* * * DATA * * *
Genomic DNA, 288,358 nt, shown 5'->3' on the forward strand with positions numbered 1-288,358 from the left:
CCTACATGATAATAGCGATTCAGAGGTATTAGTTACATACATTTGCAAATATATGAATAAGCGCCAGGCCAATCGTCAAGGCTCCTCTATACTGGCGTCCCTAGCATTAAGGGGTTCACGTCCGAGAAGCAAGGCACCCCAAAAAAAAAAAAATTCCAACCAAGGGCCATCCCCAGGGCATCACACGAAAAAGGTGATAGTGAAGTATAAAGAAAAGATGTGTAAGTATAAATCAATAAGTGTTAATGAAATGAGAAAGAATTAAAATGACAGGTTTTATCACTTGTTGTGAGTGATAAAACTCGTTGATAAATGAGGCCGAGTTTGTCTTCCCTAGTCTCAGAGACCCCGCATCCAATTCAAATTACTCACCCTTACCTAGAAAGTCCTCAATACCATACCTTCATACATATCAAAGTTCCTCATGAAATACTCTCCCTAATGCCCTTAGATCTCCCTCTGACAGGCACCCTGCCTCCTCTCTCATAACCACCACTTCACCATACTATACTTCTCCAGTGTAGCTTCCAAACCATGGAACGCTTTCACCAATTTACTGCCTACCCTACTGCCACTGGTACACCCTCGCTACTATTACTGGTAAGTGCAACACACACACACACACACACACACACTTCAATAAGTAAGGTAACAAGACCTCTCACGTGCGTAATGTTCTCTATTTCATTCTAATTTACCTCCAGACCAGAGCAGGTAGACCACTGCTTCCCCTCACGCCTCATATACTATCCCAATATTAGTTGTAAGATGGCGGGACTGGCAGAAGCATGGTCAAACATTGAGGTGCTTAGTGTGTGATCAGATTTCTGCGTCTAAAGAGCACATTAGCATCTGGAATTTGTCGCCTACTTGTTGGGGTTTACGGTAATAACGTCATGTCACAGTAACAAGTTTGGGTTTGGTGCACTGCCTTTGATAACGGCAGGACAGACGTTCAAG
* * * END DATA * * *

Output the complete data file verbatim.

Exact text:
Genomic DNA, 288,358 nt, shown 5'->3' on the forward strand with positions numbered 1-288,358 from the left:
CCTACATGATAATAGCGATTCAGAGGTATTAGTTACATACATTTGCAAATATATGAATAAGCGCCAGGCCAATCGTCAAGGCTCCTCTATACTGGCGTCCCTAGCATTAAGGGGTTCACGTCCGAGAAGCAAGGCACCCCAAAAAAAAAAAAATTCCAACCAAGGGCCATCCCCAGGGCATCACACGAAAAAGGTGATAGTGAAGTATAAAGAAAAGATGTGTAAGTATAAATCAATAAGTGTTAATGAAATGAGAAAGAATTAAAATGACAGGTTTTATCACTTGTTGTGAGTGATAAAACTCGTTGATAAATGAGGCCGAGTTTGTCTTCCCTAGTCTCAGAGACCCCGCATCCAATTCAAATTACTCACCCTTACCTAGAAAGTCCTCAATACCATACCTTCATACATATCAAAGTTCCTCATGAAATACTCTCCCTAATGCCCTTAGATCTCCCTCTGACAGGCACCCTGCCTCCTCTCTCATAACCACCACTTCACCATACTATACTTCTCCAGTGTAGCTTCCAAACCATGGAACGCTTTCACCAATTTACTGCCTACCCTACTGCCACTGGTACACCCTCGCTACTATTACTGGTAAGTGCAACACACACACACACACACACACACACTTCAATAAGTAAGGTAACAAGACCTCTCACGTGCGTAATGTTCTCTATTTCATTCTAATTTACCTCCAGACCAGAGCAGGTAGACCACTGCTTCCCCTCACGCCTCATATACTATCCCAATATTAGTTGTAAGATGGCGGGACTGGCAGAAGCATGGTCAAACATTGAGGTGCTTAGTGTGTGATCAGATTTCTGCGTCTAAAGAGCACATTAGCATCTGGAATTTGTCGCCTACTTGTTGGGGTTTACGGTAATAACGTCATGTCACAGTAACAAGTTTGGGTTTGGTGCACTGCCTTTGATAACGGCAGGACAGACGTTCAAG